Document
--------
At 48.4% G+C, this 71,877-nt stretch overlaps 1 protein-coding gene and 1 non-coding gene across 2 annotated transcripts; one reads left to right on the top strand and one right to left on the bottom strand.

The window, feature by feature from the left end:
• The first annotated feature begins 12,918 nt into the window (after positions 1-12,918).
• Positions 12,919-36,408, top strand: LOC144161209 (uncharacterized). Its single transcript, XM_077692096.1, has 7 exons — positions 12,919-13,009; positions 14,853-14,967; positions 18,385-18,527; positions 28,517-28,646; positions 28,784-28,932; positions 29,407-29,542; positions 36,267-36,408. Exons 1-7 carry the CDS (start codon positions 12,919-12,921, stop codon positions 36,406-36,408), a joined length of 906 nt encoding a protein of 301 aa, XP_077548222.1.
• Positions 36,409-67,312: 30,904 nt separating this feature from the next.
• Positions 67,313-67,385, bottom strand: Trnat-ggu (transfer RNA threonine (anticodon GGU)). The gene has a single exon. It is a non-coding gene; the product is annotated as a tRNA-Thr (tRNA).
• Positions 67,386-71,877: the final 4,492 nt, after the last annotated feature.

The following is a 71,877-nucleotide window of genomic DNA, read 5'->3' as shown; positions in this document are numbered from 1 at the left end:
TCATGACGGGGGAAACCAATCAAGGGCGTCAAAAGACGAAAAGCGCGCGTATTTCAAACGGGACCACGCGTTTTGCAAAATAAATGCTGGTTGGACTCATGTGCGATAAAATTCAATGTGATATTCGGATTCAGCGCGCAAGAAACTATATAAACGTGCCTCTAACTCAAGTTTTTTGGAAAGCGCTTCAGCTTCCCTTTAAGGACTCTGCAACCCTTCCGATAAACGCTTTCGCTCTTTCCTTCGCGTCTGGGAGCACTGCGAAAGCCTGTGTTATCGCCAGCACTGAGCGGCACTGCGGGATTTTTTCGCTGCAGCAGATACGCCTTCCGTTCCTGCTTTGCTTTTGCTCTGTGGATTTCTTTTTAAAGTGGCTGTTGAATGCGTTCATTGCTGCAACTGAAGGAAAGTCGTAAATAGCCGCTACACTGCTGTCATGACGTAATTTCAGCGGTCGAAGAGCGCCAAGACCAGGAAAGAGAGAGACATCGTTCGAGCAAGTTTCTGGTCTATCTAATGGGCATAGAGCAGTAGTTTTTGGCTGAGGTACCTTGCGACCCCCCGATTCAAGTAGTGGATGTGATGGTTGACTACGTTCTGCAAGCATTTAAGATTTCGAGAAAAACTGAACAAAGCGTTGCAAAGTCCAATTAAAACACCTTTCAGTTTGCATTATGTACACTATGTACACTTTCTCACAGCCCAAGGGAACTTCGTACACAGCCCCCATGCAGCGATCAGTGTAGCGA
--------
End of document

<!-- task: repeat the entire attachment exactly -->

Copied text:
At 48.4% G+C, this 71,877-nt stretch overlaps 1 protein-coding gene and 1 non-coding gene across 2 annotated transcripts; one reads left to right on the top strand and one right to left on the bottom strand.

The window, feature by feature from the left end:
• The first annotated feature begins 12,918 nt into the window (after positions 1-12,918).
• Positions 12,919-36,408, top strand: LOC144161209 (uncharacterized). Its single transcript, XM_077692096.1, has 7 exons — positions 12,919-13,009; positions 14,853-14,967; positions 18,385-18,527; positions 28,517-28,646; positions 28,784-28,932; positions 29,407-29,542; positions 36,267-36,408. Exons 1-7 carry the CDS (start codon positions 12,919-12,921, stop codon positions 36,406-36,408), a joined length of 906 nt encoding a protein of 301 aa, XP_077548222.1.
• Positions 36,409-67,312: 30,904 nt separating this feature from the next.
• Positions 67,313-67,385, bottom strand: Trnat-ggu (transfer RNA threonine (anticodon GGU)). The gene has a single exon. It is a non-coding gene; the product is annotated as a tRNA-Thr (tRNA).
• Positions 67,386-71,877: the final 4,492 nt, after the last annotated feature.

The following is a 71,877-nucleotide window of genomic DNA, read 5'->3' as shown; positions in this document are numbered from 1 at the left end:
TCATGACGGGGGAAACCAATCAAGGGCGTCAAAAGACGAAAAGCGCGCGTATTTCAAACGGGACCACGCGTTTTGCAAAATAAATGCTGGTTGGACTCATGTGCGATAAAATTCAATGTGATATTCGGATTCAGCGCGCAAGAAACTATATAAACGTGCCTCTAACTCAAGTTTTTTGGAAAGCGCTTCAGCTTCCCTTTAAGGACTCTGCAACCCTTCCGATAAACGCTTTCGCTCTTTCCTTCGCGTCTGGGAGCACTGCGAAAGCCTGTGTTATCGCCAGCACTGAGCGGCACTGCGGGATTTTTTCGCTGCAGCAGATACGCCTTCCGTTCCTGCTTTGCTTTTGCTCTGTGGATTTCTTTTTAAAGTGGCTGTTGAATGCGTTCATTGCTGCAACTGAAGGAAAGTCGTAAATAGCCGCTACACTGCTGTCATGACGTAATTTCAGCGGTCGAAGAGCGCCAAGACCAGGAAAGAGAGAGACATCGTTCGAGCAAGTTTCTGGTCTATCTAATGGGCATAGAGCAGTAGTTTTTGGCTGAGGTACCTTGCGACCCCCCGATTCAAGTAGTGGATGTGATGGTTGACTACGTTCTGCAAGCATTTAAGATTTCGAGAAAAACTGAACAAAGCGTTGCAAAGTCCAATTAAAACACCTTTCAGTTTGCATTATGTACACTATGTACACTTTCTCACAGCCCAAGGGAACTTCGTACACAGCCCCCATGCAGCGATCAGTGTAGCGA